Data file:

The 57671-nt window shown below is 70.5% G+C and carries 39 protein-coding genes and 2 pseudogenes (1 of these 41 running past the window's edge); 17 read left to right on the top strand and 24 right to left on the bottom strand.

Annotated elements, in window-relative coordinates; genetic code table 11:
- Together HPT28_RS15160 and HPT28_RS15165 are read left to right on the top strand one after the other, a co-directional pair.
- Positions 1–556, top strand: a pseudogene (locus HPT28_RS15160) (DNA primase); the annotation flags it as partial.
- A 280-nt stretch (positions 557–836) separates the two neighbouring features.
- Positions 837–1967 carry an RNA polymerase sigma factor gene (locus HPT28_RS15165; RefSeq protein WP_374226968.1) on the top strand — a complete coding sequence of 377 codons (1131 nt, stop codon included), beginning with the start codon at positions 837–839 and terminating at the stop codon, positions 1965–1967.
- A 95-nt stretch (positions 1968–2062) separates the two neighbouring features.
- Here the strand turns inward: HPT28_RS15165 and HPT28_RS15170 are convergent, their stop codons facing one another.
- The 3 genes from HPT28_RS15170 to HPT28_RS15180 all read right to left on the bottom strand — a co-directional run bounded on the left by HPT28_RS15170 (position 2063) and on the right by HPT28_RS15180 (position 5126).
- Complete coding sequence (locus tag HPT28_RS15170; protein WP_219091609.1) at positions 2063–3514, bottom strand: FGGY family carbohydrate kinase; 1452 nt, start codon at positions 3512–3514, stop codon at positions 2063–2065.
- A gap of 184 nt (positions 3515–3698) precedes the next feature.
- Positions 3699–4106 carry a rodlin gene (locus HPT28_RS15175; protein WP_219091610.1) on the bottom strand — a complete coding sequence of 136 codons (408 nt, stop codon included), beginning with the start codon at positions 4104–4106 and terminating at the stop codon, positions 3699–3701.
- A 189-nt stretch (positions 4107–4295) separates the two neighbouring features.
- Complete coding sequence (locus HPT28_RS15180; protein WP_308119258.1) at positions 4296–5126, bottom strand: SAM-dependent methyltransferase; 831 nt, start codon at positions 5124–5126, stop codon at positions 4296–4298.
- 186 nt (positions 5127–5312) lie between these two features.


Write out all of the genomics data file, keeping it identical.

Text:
The 57671-nt window shown below is 70.5% G+C and carries 39 protein-coding genes and 2 pseudogenes (1 of these 41 running past the window's edge); 17 read left to right on the top strand and 24 right to left on the bottom strand.

Annotated elements, in window-relative coordinates; genetic code table 11:
- Together HPT28_RS15160 and HPT28_RS15165 are read left to right on the top strand one after the other, a co-directional pair.
- Positions 1–556, top strand: a pseudogene (locus HPT28_RS15160) (DNA primase); the annotation flags it as partial.
- A 280-nt stretch (positions 557–836) separates the two neighbouring features.
- Positions 837–1967 carry an RNA polymerase sigma factor gene (locus HPT28_RS15165; RefSeq protein WP_374226968.1) on the top strand — a complete coding sequence of 377 codons (1131 nt, stop codon included), beginning with the start codon at positions 837–839 and terminating at the stop codon, positions 1965–1967.
- A 95-nt stretch (positions 1968–2062) separates the two neighbouring features.
- Here the strand turns inward: HPT28_RS15165 and HPT28_RS15170 are convergent, their stop codons facing one another.
- The 3 genes from HPT28_RS15170 to HPT28_RS15180 all read right to left on the bottom strand — a co-directional run bounded on the left by HPT28_RS15170 (position 2063) and on the right by HPT28_RS15180 (position 5126).
- Complete coding sequence (locus tag HPT28_RS15170; protein WP_219091609.1) at positions 2063–3514, bottom strand: FGGY family carbohydrate kinase; 1452 nt, start codon at positions 3512–3514, stop codon at positions 2063–2065.
- A gap of 184 nt (positions 3515–3698) precedes the next feature.
- Positions 3699–4106 carry a rodlin gene (locus HPT28_RS15175; protein WP_219091610.1) on the bottom strand — a complete coding sequence of 136 codons (408 nt, stop codon included), beginning with the start codon at positions 4104–4106 and terminating at the stop codon, positions 3699–3701.
- A 189-nt stretch (positions 4107–4295) separates the two neighbouring features.
- Complete coding sequence (locus HPT28_RS15180; protein WP_308119258.1) at positions 4296–5126, bottom strand: SAM-dependent methyltransferase; 831 nt, start codon at positions 5124–5126, stop codon at positions 4296–4298.
- 186 nt (positions 5127–5312) lie between these two features.